News / Asia

    Japan Allocates Public Funds to TEPCO Amid Calls for Transparency

    An undated handout photo released by the Tokyo Electric Power Company and obtained on November 2, 2011 shows unit Three of the Fukushima Daiichi Nuclear Power Plant.
    An undated handout photo released by the Tokyo Electric Power Company and obtained on November 2, 2011 shows unit Three of the Fukushima Daiichi Nuclear Power Plant.

    The Japanese government has agreed to provide Tokyo Electric Power Company $11.5 billion in public funds to cover the costs in the aftermath of the March 11 earthquake and tsunami that crippled its Fukushima nuclear power plant.

    Japan is providing government aid to help Tokyo Electric Power Company pay for the costs associated with decontaminating the Fukushima nuclear plant site, dismantling the reactors and handling billions of dollars in compensation claims to residents and business owners.  

    In return for government financial assistance, the utility is to slash operating costs by about $3 billion and shed more than 7,000 workers from its payroll - about 15 percent of its total staff.

    Tokyo Electric announced Friday that it expects to lose nearly $7.5 billion for the current fiscal year (which ends in March). The power company says it will incur the loss even after receiving the more than $11 billion in public funds.

    The deal  for public funds comes amid calls for Tokyo to be more transparent about the level of nuclear radiation in Japan.  A task force of the Washington D.C.-based Center for Strategic and International Studies (CSIS) is calling for Japan to resolve what it calls "outstanding safety issues" from the meltdown of reactors at the Fukushima-1 plant.

    Three of the facility's nuclear reactors suffered meltdowns after a magnitude 9.0 earthquake and huge tsunami struck northeastern Japan on March 11.

    J. Stephen Morrison, the director of global health policy at CSIS, says a task force representing the institute is urging the formation of an independent, international team to examine public health risks from long-term exposure to low-level radiation.

    "We think there is a serious trust and credibility problem and that an independent entity of this kind, if it were something that were welcomed by the Japanese government, could advance and carry forward its work in 18 to 24 months and greatly advance our knowledge on those key areas," Morrison stated.

    Morrison says Japan withheld key data during the early stage of the crisis. Recent estimates indicate radiation released at twice the levels of what had originally been acknowledged.

    The country is also grappling with the discovery of radiation hot spots, as far away as Tokyo. And questions persist about the state of the nuclear fuel at the Fukushima plant.

    The concern is that the goal of bringing the damaged reactors to a cold shutdown state by the end of this year could be delayed.

    Nuclear radiation from the plant in mid-March forced the evacuation of communities in a 20-kilometer radius around the facility. Fully decontaminating the area is expected to take decades.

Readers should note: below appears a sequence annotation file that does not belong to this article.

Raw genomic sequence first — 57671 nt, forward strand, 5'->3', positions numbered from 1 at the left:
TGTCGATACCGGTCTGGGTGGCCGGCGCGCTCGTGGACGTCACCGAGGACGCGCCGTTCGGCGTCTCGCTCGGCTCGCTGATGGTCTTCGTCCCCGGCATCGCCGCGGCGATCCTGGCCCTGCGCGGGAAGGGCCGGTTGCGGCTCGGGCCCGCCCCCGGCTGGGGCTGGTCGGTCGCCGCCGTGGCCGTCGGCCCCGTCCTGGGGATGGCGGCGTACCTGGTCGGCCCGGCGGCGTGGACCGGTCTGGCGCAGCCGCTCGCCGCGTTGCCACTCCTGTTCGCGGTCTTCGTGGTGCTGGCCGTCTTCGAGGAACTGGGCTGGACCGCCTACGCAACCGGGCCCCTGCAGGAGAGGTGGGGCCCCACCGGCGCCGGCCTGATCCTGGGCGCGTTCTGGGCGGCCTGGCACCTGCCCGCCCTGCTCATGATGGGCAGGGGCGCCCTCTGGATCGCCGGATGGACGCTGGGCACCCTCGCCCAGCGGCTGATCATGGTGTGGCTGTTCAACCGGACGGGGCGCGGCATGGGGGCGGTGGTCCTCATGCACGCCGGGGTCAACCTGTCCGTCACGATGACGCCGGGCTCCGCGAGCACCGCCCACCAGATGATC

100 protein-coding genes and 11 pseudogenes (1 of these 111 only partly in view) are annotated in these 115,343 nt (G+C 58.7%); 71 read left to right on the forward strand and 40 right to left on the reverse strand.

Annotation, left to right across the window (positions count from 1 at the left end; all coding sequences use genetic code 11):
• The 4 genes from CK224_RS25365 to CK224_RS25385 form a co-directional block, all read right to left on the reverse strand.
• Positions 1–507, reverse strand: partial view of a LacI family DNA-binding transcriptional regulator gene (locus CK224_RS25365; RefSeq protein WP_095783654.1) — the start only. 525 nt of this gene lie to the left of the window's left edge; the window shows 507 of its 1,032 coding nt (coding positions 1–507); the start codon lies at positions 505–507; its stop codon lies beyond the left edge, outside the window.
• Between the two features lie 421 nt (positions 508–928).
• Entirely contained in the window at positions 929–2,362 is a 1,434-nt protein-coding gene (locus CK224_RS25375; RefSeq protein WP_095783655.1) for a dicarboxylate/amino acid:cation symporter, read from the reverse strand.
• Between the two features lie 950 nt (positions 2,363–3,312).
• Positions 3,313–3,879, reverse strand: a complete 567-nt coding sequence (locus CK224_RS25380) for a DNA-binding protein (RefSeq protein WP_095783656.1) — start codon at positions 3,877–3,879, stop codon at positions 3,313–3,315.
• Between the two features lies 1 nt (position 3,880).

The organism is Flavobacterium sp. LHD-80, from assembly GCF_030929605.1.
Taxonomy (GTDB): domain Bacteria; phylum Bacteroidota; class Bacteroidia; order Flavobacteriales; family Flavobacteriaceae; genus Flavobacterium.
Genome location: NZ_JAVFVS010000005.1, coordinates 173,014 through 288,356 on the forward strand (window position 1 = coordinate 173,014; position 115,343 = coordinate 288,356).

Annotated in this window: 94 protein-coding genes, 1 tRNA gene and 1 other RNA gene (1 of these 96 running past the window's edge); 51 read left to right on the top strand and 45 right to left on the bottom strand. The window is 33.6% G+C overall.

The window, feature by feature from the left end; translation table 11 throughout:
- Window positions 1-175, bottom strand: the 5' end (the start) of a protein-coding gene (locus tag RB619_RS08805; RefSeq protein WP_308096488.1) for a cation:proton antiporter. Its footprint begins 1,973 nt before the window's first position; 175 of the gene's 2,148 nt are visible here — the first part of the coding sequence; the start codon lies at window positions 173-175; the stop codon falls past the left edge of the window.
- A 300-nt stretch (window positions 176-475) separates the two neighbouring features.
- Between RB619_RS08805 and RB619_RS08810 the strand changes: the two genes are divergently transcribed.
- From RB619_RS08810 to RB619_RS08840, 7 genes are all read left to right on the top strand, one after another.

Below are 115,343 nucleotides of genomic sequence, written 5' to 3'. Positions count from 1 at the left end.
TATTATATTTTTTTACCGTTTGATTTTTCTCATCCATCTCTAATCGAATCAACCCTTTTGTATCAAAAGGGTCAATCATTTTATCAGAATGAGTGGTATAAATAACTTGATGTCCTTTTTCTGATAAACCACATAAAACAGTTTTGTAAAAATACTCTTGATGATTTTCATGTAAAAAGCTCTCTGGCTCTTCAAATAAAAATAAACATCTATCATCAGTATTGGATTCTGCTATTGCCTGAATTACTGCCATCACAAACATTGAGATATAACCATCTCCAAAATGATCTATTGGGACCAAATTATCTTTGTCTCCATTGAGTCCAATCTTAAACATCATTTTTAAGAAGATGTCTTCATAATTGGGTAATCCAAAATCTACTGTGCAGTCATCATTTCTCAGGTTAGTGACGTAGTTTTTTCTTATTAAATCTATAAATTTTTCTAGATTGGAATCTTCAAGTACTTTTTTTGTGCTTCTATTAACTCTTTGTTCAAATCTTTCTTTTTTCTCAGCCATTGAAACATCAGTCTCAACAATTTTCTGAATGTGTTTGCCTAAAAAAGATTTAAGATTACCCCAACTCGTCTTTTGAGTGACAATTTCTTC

Despite the nuclear disaster, the report from the CSIS task force released Thursday in Washington notes Japan may have little choice but to continue to rely on atomic power as a relatively inexpensive energy source because the country has few natural resources.

    Tim Adams is managing director of an economic advisory firm, The Lindsey Group, and is a former U.S. Treasury Department undersecretary.

    "There's real concern among Japanese industry that if Japan moves to a different energy source and it is less cost-effective then that will force Japanese industry to move jobs to other platforms around the world," he said.

    Besides health and energy issues, the CSIS report also offers recommendations to Japan on disaster preparedness, its economy and civil society. It calls for Tokyo to liberalize trade and to cut or adjust tax rates to reduce the fiscal pressures compounded by the March 11 disaster. CSIS estimates the quake and ensuing tsunami dealt a $220 billion blow to Japan's infrastructure and assets.

    There has been no immediate reaction to the suggestions from the Japanese government.

    You May Like

    Hope Remains for Rio Olympic Games, Despite Woes

    Facing a host of problems, Rio prepares for holding the games but experts say some risks, like Zika, may not be as grave as initially thought

    IS Use of Social Media to Recruit, Radicalize Still a Top Threat to US

    Despite military gains against IS in Iraq and Syria, their internet propaganda still commands an audience; US officials see 'the most complex challenge that the federal government and industry face'

    ‘Time Is Now’ to Save Africa’s Animals From Poachers, Activist Says

    During Zimbabwe visit, African Wildlife Foundation President Kaddu Sebunya says poaching hurts Africa as slave trade once did

    This forum has been closed.
    Comments
         
    There are no comments in this forum. Be first and add one

    Featured Videos

    Your JavaScript is turned off or you have an old version of Adobe's Flash Player. Get the latest Flash player.
    Ivorian Chocolate Makers Promote Locally-made Chocolatei
    X
    July 29, 2016 4:02 PM